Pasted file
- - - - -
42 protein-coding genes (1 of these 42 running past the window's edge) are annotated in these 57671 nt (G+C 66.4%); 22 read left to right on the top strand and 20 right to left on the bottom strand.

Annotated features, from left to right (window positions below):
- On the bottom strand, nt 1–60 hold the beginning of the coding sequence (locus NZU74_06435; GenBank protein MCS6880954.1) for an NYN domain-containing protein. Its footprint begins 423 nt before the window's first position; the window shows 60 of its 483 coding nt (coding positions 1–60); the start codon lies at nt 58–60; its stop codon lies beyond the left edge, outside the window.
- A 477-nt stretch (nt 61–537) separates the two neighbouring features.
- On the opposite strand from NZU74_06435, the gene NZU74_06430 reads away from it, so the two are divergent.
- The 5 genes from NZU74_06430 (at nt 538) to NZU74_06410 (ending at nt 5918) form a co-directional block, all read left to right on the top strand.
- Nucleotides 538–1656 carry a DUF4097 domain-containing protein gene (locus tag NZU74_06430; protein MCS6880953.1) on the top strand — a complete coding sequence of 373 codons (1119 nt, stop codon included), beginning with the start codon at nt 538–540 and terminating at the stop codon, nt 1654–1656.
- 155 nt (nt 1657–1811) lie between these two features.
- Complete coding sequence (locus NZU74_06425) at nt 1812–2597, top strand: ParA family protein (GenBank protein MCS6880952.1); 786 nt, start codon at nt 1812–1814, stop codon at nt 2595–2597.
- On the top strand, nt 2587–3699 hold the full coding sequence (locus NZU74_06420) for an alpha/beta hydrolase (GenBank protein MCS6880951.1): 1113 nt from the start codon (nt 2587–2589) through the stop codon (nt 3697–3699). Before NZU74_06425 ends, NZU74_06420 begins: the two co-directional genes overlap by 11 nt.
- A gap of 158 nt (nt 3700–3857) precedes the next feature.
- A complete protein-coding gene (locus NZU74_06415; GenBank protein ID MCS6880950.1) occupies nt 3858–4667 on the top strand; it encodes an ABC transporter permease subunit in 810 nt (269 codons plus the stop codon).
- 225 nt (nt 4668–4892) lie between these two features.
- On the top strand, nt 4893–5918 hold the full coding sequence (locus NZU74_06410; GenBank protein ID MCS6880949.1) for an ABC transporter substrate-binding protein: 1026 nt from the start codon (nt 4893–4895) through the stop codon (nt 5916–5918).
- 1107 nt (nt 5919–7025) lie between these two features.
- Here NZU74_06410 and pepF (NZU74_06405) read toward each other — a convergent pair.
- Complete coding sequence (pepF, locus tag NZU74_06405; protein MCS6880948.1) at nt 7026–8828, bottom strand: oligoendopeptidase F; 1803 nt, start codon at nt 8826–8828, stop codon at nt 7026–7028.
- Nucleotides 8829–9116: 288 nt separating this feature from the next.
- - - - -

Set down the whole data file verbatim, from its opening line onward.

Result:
42 protein-coding genes (1 of these 42 running past the window's edge) are annotated in these 57671 nt (G+C 66.4%); 22 read left to right on the top strand and 20 right to left on the bottom strand.

Annotated features, from left to right (window positions below):
- On the bottom strand, nt 1–60 hold the beginning of the coding sequence (locus NZU74_06435; GenBank protein MCS6880954.1) for an NYN domain-containing protein. Its footprint begins 423 nt before the window's first position; the window shows 60 of its 483 coding nt (coding positions 1–60); the start codon lies at nt 58–60; its stop codon lies beyond the left edge, outside the window.
- A 477-nt stretch (nt 61–537) separates the two neighbouring features.
- On the opposite strand from NZU74_06435, the gene NZU74_06430 reads away from it, so the two are divergent.
- The 5 genes from NZU74_06430 (at nt 538) to NZU74_06410 (ending at nt 5918) form a co-directional block, all read left to right on the top strand.
- Nucleotides 538–1656 carry a DUF4097 domain-containing protein gene (locus tag NZU74_06430; protein MCS6880953.1) on the top strand — a complete coding sequence of 373 codons (1119 nt, stop codon included), beginning with the start codon at nt 538–540 and terminating at the stop codon, nt 1654–1656.
- 155 nt (nt 1657–1811) lie between these two features.
- Complete coding sequence (locus NZU74_06425) at nt 1812–2597, top strand: ParA family protein (GenBank protein MCS6880952.1); 786 nt, start codon at nt 1812–1814, stop codon at nt 2595–2597.
- On the top strand, nt 2587–3699 hold the full coding sequence (locus NZU74_06420) for an alpha/beta hydrolase (GenBank protein MCS6880951.1): 1113 nt from the start codon (nt 2587–2589) through the stop codon (nt 3697–3699). Before NZU74_06425 ends, NZU74_06420 begins: the two co-directional genes overlap by 11 nt.
- A gap of 158 nt (nt 3700–3857) precedes the next feature.
- A complete protein-coding gene (locus NZU74_06415; GenBank protein ID MCS6880950.1) occupies nt 3858–4667 on the top strand; it encodes an ABC transporter permease subunit in 810 nt (269 codons plus the stop codon).
- 225 nt (nt 4668–4892) lie between these two features.
- On the top strand, nt 4893–5918 hold the full coding sequence (locus NZU74_06410; GenBank protein ID MCS6880949.1) for an ABC transporter substrate-binding protein: 1026 nt from the start codon (nt 4893–4895) through the stop codon (nt 5916–5918).
- 1107 nt (nt 5919–7025) lie between these two features.
- Here NZU74_06410 and pepF (NZU74_06405) read toward each other — a convergent pair.
- Complete coding sequence (pepF, locus tag NZU74_06405; protein MCS6880948.1) at nt 7026–8828, bottom strand: oligoendopeptidase F; 1803 nt, start codon at nt 8826–8828, stop codon at nt 7026–7028.
- Nucleotides 8829–9116: 288 nt separating this feature from the next.